I learned at a very young age how our country was “lost” and had the blood of innocent babies on its hands. Gay marriage was an affront to the natural order. Nobody even brought that one up — our teacher came in one day, in 1996, fuming that a court in Hawaii had suggested otherwise.

A school photo of Cronkhite when he was in 6th grade in 1994.
A school photo of Cronkhite when he was in 6th grade in 1994.

It was also, apparently, vital to the spiritual survival of our country to always, unwaveringly support the state of Israel. Which, to us students, was a country far, far away where Jesus was from.

Basically, if James Dobson or Rush Limbaugh was saying it, we were hearing it. While many of the messages were probably typically the kind you’d hear in any Christian school, I think they had a particular intensity there. We weren’t in Oklahoma; we were inside the Beltway, in the lion’s den, and the world around us was an evil, corrupt, and frightening place. One day, when we graduated, we would have to go out into this world. We would have to be prepared.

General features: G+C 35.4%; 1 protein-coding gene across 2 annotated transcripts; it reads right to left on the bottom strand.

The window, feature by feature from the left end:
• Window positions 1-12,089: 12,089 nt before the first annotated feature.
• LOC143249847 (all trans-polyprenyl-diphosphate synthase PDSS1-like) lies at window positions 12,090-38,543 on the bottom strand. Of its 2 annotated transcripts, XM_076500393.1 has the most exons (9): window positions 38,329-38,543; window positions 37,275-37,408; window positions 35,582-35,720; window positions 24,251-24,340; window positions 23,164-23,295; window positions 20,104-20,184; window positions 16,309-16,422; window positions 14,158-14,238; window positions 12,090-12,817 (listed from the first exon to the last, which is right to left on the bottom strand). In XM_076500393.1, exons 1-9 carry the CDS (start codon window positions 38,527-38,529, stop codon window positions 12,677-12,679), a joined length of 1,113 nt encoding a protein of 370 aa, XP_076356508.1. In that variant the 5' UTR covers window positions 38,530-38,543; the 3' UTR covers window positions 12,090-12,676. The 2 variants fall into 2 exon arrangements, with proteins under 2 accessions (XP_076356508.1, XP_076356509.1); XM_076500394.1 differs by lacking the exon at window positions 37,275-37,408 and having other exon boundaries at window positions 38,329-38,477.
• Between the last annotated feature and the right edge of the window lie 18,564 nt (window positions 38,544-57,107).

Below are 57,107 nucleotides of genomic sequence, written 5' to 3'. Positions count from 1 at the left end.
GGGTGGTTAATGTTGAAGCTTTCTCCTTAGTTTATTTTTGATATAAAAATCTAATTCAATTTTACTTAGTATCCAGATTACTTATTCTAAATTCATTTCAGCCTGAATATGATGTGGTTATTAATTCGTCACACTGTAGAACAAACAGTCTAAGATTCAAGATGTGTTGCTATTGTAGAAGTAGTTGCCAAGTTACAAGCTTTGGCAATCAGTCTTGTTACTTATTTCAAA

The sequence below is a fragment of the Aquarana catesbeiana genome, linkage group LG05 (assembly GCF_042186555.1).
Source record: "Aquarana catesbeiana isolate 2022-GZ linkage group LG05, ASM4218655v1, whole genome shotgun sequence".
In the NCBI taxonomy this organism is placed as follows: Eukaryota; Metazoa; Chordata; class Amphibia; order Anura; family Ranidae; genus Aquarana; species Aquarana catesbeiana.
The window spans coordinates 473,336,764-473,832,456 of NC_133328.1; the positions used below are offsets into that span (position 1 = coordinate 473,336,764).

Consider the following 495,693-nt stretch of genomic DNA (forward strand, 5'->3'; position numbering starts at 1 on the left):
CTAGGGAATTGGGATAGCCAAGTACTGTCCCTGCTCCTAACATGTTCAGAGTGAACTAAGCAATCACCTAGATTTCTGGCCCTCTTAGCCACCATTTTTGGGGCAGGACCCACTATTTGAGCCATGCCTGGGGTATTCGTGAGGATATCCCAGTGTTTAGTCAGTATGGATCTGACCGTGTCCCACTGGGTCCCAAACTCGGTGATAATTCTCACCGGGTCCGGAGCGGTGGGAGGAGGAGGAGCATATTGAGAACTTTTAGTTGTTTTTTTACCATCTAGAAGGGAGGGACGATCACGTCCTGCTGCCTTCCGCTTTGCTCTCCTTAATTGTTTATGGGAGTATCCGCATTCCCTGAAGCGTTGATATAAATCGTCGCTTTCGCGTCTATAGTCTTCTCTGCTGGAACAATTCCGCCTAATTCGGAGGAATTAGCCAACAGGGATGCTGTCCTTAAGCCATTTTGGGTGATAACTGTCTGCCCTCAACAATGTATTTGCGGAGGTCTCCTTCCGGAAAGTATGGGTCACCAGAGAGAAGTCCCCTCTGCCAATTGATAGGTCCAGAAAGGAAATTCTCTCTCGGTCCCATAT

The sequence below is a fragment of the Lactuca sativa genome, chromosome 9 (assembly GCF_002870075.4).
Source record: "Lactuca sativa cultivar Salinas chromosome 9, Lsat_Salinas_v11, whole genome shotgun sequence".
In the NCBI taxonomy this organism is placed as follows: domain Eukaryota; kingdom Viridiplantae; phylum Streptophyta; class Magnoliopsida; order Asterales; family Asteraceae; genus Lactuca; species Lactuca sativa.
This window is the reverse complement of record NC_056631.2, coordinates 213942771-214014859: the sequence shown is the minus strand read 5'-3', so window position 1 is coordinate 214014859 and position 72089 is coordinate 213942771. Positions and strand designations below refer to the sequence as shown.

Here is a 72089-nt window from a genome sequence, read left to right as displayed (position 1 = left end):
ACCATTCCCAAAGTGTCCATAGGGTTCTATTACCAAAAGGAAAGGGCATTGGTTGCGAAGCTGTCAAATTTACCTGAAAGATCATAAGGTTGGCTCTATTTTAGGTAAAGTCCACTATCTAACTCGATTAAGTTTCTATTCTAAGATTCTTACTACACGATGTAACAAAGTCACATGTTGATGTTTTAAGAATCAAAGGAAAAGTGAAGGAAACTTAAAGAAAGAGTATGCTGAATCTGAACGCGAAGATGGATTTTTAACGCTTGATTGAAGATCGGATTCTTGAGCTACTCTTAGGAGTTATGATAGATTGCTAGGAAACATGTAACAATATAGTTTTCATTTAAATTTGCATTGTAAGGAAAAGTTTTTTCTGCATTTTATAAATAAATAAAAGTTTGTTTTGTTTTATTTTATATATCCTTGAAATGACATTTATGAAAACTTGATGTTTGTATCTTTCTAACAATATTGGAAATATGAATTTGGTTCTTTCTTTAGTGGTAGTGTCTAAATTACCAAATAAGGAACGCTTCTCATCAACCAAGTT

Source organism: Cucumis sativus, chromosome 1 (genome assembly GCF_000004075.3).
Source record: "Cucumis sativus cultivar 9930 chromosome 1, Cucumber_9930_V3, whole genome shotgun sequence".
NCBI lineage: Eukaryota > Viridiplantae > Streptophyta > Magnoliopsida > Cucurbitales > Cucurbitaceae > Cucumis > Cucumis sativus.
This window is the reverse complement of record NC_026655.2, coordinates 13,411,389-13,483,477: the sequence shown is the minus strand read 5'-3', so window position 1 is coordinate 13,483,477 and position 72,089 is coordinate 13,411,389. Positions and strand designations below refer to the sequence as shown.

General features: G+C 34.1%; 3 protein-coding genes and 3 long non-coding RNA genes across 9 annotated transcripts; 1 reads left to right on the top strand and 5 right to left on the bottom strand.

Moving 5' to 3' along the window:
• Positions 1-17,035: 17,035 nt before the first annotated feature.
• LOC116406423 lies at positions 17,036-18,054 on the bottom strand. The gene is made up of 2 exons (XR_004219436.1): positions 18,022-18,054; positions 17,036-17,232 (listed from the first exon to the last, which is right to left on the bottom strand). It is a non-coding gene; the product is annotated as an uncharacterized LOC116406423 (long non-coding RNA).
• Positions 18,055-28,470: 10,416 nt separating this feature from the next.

Karen Pence is going to fit right in.

Eventually, in middle school, discussions would touch on sexuality. Obviously, homosexuality was evil. They didn’t talk about this a whole lot; it was best not to dwell on it, but the unfortunate topic had to be broached. What was shocking, even to me then, was the vitriol. These were Christians and generally very kind people. Evangelicals have a way of talking about sexual minorities in public. They use the word “love” a lot and talk softly of hating the sin. When they’re among themselves, they tend to be more candid. Needless to say, it was made very clear to me, and to all of us, that there was nothing worse than being gay. They were disgusting perverts who hated Christians and had a nefarious agenda to dismantle society.

As a boy on the cusp of puberty, only just beginning to realize I was different, this wasn’t a nurturing message, especially coming from a trusted teacher and echoed enthusiastically by everyone I had ever called a friend. I remember wanting to turn invisible, imagining they could tell that maybe, just maybe, I was one of those perverts.